During my daily commute into the office, I like to alternate between reading the newspaper and a good book. Lately I’ve been reading a book entitled “The Hard Thing about Hard Things” by Ben Horowitz. It’s a great insight into the trials and tribulations of running your own business and working for a startup.
One of the chapters in the book really struck a chord with me and I found that it could be applied to my daily work. The chapter is entitled “Good Product Manager / Bad Product Manager” and talks about the differences between the things a good Product Manager might do versus a bad one. The format is a little different from your average article, and this got me thinking about my daily work life and how I could apply this to my role as an Software Engineering Manager. This is my attempt at a similar article and I have rather originally entitled it “Good Engineering Manager / Bad Engineering Manager”....
A good Engineering Manager knows the product and is the CEO of the software development lifecycle. Bad Engineering Managers focus only on a particular discipline in the development lifecycle. Good Engineering Managers encourage the growth and training of the people that report to them. Bad Engineering Managers don’t look to promote and encourage the growth of the people in their teams.
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Good Engineering Managers focus on ensuring that their teams are able to deliver software as efficiently as possible by removing any blockers encountered. Bad Engineering Managers don’t face the tough decisions and give the team honest feedback when needed. Good Engineering Managers care about the people that work under them and listen to the feedback that the team gives them. Bad Engineering Managers undermine their team leaders and don’t support them as much as possible.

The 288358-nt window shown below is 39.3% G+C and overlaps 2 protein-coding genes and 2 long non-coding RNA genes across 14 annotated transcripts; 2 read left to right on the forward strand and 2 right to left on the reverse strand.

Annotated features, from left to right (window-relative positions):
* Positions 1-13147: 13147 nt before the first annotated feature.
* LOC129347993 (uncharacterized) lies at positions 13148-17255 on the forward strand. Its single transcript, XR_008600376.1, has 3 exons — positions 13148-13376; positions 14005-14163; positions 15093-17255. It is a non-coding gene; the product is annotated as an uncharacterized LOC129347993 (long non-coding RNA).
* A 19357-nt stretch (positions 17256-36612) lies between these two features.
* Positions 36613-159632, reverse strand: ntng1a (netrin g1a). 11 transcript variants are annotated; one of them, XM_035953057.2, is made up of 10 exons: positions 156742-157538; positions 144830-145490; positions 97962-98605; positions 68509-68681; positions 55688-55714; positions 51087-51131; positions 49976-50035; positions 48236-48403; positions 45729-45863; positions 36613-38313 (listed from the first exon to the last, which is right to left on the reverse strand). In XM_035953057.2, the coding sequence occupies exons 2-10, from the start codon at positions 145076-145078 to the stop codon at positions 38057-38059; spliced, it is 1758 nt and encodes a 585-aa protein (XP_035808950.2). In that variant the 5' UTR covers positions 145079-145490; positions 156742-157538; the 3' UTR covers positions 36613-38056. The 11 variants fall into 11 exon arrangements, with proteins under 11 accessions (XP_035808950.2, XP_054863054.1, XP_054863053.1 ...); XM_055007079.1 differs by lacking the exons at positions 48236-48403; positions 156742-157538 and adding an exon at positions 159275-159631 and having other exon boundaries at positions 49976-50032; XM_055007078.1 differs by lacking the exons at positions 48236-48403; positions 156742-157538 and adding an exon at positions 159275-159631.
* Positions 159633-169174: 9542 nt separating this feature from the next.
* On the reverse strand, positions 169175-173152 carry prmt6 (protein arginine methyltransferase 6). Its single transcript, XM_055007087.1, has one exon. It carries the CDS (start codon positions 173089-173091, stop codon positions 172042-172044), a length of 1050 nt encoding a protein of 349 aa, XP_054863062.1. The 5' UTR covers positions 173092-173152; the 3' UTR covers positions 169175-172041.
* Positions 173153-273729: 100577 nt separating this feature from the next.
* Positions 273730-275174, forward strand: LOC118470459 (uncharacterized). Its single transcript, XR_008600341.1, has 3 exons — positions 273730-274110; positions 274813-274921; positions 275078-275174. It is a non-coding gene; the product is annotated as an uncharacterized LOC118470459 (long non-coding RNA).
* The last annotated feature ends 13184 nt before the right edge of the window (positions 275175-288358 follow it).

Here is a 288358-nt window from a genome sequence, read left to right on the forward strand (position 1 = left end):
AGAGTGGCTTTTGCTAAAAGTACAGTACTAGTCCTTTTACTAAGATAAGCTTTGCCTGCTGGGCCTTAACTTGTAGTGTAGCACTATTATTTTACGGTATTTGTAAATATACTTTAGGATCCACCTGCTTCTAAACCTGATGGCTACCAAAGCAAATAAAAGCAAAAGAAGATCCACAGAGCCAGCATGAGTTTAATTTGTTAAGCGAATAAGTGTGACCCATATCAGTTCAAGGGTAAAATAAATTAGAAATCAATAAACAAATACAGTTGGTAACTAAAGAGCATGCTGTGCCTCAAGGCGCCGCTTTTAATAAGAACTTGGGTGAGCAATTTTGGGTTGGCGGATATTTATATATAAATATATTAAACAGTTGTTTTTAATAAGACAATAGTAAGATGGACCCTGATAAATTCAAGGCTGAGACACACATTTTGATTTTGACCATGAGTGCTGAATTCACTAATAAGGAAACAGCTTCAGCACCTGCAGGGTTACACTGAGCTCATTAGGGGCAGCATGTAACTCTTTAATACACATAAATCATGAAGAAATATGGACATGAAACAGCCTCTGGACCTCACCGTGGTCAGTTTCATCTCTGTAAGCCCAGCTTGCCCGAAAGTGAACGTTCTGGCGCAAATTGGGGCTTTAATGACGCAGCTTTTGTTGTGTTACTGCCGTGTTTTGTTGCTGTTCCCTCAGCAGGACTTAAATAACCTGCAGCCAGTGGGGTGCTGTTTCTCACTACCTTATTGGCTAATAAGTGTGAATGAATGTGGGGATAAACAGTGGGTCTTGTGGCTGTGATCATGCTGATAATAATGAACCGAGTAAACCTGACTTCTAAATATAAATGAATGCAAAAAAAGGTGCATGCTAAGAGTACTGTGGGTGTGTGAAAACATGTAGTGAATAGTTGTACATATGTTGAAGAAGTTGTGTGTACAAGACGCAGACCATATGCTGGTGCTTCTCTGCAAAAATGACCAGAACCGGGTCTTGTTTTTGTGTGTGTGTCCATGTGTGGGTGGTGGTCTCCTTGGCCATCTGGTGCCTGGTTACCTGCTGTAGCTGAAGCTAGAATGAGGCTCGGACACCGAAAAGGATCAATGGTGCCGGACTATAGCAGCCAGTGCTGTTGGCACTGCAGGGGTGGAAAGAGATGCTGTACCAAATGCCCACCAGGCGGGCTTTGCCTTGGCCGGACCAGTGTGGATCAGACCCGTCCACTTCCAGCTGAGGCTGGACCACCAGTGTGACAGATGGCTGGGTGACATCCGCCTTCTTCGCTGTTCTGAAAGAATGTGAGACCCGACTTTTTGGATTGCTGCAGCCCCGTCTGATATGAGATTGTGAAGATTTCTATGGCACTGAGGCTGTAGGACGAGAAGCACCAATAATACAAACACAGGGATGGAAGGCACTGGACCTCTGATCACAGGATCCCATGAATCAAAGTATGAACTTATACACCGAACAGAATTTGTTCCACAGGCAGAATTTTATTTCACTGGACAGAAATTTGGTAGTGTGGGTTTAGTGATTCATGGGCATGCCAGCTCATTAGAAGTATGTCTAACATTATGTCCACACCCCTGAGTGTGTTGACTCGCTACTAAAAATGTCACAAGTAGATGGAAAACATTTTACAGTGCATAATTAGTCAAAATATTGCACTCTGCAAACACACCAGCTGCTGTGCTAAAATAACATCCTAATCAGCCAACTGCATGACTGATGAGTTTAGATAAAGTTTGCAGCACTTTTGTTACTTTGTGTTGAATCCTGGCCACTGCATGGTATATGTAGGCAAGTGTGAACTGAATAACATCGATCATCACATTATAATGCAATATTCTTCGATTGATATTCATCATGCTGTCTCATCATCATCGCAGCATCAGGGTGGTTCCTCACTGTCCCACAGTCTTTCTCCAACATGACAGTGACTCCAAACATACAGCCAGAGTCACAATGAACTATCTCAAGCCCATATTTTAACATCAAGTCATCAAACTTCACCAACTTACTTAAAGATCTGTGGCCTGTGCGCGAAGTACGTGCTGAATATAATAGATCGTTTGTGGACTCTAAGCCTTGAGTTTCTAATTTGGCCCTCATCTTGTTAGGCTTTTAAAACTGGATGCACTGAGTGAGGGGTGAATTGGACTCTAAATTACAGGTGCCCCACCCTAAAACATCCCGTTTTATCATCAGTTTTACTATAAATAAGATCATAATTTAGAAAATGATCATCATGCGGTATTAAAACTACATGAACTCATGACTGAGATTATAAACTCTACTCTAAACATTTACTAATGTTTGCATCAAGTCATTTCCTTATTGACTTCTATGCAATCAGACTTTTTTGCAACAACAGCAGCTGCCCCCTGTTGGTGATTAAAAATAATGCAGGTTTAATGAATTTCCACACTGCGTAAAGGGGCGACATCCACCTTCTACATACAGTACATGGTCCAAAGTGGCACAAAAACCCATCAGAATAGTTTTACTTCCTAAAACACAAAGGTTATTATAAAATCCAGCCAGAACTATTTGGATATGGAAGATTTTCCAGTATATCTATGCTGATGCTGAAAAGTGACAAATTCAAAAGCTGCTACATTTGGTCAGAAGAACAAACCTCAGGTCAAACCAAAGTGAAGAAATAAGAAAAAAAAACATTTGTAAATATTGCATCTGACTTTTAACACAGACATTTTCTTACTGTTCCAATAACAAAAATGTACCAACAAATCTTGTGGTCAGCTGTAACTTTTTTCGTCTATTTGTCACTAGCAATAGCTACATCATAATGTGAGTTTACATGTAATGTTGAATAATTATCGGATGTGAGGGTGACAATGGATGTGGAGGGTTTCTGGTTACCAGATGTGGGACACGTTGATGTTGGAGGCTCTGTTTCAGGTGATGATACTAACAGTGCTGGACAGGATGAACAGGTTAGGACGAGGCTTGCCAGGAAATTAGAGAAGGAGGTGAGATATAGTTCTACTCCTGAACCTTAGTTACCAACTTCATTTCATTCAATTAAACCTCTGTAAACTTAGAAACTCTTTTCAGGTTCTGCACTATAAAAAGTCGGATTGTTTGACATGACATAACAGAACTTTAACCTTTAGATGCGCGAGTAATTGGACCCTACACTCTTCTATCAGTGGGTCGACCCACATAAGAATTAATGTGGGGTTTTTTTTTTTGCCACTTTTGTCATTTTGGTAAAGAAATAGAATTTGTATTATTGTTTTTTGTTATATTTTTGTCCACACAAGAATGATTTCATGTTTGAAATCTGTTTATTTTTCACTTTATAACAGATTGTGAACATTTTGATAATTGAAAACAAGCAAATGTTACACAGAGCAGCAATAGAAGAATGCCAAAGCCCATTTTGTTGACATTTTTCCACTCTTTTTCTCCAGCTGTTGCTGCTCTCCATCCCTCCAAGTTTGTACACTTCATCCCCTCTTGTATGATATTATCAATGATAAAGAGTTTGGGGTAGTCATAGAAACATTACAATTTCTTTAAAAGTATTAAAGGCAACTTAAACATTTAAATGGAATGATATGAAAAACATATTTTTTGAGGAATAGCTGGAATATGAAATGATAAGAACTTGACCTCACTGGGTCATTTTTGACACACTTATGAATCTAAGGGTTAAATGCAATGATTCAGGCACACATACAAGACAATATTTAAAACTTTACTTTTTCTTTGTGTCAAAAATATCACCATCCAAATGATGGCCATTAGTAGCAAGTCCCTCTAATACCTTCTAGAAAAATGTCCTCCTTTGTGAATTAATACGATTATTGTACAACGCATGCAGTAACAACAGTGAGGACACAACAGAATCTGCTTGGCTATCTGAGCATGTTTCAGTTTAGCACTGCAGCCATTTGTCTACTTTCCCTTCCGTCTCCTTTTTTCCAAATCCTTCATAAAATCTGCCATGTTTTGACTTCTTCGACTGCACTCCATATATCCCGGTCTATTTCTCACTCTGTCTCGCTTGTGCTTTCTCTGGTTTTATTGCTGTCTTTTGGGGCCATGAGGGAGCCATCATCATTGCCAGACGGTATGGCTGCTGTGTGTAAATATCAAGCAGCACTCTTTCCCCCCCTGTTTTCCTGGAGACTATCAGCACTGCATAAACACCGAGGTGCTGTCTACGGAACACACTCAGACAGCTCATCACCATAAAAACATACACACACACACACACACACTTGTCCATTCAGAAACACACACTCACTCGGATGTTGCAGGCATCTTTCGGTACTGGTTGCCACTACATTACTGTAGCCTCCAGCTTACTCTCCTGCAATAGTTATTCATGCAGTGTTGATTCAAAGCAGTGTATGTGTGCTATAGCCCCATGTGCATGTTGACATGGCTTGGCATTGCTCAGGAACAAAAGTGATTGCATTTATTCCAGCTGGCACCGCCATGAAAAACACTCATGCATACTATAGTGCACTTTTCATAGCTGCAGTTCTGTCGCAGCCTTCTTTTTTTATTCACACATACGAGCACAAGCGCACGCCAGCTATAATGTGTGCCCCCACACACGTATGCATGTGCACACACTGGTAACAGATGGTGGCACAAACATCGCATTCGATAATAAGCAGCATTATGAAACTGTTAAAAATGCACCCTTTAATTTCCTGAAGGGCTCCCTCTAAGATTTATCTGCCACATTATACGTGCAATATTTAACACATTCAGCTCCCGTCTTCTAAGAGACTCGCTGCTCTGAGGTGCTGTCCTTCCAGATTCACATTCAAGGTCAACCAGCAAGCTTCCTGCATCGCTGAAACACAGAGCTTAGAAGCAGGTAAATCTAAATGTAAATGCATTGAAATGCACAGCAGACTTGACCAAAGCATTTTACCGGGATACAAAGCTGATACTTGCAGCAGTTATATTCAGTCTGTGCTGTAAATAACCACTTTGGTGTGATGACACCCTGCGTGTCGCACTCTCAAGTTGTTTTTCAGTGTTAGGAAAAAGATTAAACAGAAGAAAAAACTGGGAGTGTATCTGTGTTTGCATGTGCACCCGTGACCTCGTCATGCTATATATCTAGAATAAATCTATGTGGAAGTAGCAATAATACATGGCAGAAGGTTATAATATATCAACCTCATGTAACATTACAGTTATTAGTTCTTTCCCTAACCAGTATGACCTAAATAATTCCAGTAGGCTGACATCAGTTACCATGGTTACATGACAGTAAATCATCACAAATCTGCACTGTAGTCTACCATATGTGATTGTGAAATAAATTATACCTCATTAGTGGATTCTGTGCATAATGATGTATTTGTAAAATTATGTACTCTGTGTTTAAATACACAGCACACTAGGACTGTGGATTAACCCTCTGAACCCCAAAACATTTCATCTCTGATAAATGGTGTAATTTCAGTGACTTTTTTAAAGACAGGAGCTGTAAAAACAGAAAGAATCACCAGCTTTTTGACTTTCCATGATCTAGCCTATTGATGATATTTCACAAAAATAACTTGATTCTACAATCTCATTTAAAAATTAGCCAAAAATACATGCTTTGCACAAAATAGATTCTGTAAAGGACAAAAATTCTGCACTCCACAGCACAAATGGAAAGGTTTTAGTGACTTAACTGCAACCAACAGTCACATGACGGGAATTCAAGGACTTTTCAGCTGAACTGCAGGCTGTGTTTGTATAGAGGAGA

Good Engineering Managers carefully balance the needs of the company with the architectural needs of the product. Bad Engineering Managers drive the team too hard and aren’t tuned into the feedback from the team. Good Engineering managers take full responsibility and measure themselves in terms of the success of the teams that they lead. Bad Engineering Managers make excuses for failing targets and blame the Product Manager, the Product or the Developers.
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Good Engineering Managers learn from industry best practices and helps their teams to implement these techniques where possible. Bad Engineering Managers are stuck in their ways and always do things the same way, “because that’s how we've always done it”. Good Engineering Managers define their job and their successes. Bad Engineering Managers need constant guidance from their leaders and need to be told what to do and where to proceed next.
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Good Engineering Managers set realistic goals and forecast targets accurately. Bad Engineering Managers set unrealistic deadlines in order to please the people above them. Good Engineering Managers don’t shy away from confrontation and tougher issues. Bad Engineering Managers don’t listen to constructive criticism and feedback from their peers. Good Engineering Managers care about the people that work for them. Bad Engineering Managers put their own personal needs above those of the team.
Good Engineering Managers face the tougher decisions head-on and give the team honest feedback when necessary. Bad Engineering Managers blame the “powers that be” as the reason that certain decisions aren’t made. Good Engineering Managers work with the team right from the start of a project. Bad Engineering Managers aren’t aware of the meetings that the teams have and don’t join in on the daily team meetings where possible.
All of this combines into a theme that my friend Robin Osborne has a saying for, “Don’t be a douche”!
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